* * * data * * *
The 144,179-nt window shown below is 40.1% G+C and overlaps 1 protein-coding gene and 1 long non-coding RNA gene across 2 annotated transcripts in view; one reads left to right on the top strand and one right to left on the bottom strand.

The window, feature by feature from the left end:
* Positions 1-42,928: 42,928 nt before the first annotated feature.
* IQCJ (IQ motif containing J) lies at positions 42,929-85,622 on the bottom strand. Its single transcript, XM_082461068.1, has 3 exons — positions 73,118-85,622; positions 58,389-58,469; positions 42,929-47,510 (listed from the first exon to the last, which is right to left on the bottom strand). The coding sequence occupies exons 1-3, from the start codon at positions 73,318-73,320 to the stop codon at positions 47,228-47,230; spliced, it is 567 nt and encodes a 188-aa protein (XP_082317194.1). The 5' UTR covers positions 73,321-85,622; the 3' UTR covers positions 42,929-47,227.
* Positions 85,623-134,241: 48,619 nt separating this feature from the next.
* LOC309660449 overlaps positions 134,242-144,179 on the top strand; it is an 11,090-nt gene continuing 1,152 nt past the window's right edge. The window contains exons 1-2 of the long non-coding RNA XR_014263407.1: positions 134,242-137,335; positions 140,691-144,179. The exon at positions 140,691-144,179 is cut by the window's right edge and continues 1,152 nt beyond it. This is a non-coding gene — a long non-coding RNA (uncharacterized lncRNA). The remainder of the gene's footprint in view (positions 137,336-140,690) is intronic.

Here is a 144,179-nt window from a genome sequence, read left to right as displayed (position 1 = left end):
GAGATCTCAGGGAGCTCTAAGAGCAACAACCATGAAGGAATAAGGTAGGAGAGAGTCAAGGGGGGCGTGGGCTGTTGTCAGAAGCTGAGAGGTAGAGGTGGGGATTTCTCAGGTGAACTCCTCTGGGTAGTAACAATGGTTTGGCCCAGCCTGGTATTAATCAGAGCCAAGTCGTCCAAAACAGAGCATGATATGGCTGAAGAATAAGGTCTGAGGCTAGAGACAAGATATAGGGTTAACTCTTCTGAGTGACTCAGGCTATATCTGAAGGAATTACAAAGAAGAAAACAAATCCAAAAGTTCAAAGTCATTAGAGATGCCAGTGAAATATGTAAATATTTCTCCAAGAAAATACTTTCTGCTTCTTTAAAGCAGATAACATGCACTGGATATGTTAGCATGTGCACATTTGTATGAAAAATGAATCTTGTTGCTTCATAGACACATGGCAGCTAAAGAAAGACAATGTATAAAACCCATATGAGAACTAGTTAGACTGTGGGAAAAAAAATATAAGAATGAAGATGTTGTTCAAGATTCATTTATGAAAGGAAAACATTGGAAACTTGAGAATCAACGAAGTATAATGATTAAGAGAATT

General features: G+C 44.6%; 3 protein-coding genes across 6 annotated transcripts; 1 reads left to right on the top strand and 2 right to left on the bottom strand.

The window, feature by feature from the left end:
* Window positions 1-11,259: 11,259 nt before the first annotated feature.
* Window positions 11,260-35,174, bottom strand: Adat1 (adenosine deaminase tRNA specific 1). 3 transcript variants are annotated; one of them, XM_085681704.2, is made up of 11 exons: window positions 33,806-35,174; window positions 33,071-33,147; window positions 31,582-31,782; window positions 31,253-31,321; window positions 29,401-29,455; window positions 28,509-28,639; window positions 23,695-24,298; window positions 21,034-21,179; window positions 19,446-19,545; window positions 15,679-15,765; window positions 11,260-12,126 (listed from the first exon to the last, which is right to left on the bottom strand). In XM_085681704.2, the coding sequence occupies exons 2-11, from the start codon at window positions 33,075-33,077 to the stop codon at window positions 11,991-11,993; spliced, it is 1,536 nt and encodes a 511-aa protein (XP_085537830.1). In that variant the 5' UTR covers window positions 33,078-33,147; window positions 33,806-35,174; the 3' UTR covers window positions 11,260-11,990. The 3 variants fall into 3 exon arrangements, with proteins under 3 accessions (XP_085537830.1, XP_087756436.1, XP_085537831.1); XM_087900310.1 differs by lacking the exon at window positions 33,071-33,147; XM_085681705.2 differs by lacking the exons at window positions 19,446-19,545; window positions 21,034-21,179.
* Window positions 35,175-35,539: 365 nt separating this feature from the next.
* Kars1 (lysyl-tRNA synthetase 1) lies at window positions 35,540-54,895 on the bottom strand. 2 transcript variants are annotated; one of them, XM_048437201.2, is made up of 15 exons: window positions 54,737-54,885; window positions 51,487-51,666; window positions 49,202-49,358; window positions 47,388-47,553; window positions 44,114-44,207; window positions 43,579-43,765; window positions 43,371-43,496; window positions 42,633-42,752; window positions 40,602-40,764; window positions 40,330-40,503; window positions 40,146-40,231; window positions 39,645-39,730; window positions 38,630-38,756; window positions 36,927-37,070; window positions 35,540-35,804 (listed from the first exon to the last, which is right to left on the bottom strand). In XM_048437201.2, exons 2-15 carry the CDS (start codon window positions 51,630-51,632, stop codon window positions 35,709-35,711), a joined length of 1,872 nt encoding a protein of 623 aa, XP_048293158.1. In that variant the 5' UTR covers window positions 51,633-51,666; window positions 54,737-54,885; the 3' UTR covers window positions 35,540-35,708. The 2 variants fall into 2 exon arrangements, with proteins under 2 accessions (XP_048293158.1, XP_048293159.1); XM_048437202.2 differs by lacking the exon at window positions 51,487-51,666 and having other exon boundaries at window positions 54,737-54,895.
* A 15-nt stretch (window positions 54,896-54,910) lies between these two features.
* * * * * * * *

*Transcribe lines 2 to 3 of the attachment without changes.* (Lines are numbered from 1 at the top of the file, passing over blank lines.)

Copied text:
The window, feature by feature from the left end:
* Positions 1-42,928: 42,928 nt before the first annotated feature.